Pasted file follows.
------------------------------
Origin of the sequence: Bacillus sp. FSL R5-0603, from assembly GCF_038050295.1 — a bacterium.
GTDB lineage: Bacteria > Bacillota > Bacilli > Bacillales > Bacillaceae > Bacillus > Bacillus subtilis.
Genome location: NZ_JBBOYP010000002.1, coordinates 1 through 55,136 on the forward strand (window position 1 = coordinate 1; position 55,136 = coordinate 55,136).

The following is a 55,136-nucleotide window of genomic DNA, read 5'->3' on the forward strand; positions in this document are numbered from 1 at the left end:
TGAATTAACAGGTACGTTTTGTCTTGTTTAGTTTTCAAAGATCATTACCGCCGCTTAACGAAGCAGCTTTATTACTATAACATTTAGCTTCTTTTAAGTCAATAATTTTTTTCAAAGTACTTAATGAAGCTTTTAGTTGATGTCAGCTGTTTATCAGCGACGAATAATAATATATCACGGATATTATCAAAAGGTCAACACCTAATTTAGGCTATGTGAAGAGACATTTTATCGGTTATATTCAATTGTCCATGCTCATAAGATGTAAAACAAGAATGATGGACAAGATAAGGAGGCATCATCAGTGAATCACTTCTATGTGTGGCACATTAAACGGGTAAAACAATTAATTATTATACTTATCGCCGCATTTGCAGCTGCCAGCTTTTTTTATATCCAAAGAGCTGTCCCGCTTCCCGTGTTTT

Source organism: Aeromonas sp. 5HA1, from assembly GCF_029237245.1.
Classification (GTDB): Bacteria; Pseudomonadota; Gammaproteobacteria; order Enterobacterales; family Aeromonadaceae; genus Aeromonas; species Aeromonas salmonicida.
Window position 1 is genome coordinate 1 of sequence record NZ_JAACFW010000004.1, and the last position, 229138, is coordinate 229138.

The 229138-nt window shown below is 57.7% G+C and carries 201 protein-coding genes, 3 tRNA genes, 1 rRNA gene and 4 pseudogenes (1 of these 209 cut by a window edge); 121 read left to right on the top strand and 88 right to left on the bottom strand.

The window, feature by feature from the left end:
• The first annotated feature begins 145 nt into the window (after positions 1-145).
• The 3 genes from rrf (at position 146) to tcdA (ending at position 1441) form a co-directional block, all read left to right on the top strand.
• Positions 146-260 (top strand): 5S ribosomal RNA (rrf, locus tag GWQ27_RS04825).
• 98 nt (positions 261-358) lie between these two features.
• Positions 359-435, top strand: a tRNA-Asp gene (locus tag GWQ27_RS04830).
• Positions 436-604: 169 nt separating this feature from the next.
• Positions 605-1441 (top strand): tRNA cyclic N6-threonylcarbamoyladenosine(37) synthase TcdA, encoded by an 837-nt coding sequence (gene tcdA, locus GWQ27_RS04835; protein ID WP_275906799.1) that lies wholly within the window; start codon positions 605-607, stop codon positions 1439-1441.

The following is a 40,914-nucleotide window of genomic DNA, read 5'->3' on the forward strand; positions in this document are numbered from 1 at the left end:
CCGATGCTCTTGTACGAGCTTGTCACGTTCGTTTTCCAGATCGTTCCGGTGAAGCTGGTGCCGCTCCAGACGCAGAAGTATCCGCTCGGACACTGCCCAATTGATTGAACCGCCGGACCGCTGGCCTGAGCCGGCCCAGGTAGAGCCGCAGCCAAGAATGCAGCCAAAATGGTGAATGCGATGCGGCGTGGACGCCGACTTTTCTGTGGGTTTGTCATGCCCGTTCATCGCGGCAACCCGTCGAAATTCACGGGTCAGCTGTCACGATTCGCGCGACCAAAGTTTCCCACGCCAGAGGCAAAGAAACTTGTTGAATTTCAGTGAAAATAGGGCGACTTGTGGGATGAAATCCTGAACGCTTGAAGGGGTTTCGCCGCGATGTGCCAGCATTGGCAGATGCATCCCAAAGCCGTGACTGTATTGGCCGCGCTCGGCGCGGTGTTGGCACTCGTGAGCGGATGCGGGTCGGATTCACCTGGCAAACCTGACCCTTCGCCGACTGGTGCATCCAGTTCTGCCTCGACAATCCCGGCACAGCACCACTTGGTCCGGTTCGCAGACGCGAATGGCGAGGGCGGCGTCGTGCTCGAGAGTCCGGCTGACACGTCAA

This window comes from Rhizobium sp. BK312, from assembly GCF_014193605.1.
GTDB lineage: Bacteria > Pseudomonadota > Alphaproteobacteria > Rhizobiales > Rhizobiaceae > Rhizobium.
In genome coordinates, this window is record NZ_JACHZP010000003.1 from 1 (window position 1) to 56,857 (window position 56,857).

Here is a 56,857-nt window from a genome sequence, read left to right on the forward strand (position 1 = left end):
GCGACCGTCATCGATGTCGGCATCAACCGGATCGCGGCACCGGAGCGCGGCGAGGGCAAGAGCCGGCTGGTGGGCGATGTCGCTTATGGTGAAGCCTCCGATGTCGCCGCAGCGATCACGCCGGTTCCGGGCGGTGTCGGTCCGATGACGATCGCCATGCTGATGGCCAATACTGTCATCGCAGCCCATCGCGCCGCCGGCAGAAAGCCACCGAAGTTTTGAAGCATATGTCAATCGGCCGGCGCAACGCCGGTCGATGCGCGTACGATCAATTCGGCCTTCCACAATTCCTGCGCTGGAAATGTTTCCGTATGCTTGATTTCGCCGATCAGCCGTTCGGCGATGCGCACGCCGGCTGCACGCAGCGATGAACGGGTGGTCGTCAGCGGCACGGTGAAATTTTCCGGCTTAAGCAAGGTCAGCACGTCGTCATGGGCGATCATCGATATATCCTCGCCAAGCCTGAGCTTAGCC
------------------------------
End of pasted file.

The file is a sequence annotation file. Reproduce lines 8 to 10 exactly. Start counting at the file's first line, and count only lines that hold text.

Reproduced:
Window position 1 is genome coordinate 1 of sequence record NZ_JAACFW010000004.1, and the last position, 229138, is coordinate 229138.

The 229138-nt window shown below is 57.7% G+C and carries 201 protein-coding genes, 3 tRNA genes, 1 rRNA gene and 4 pseudogenes (1 of these 209 cut by a window edge); 121 read left to right on the top strand and 88 right to left on the bottom strand.

The window, feature by feature from the left end: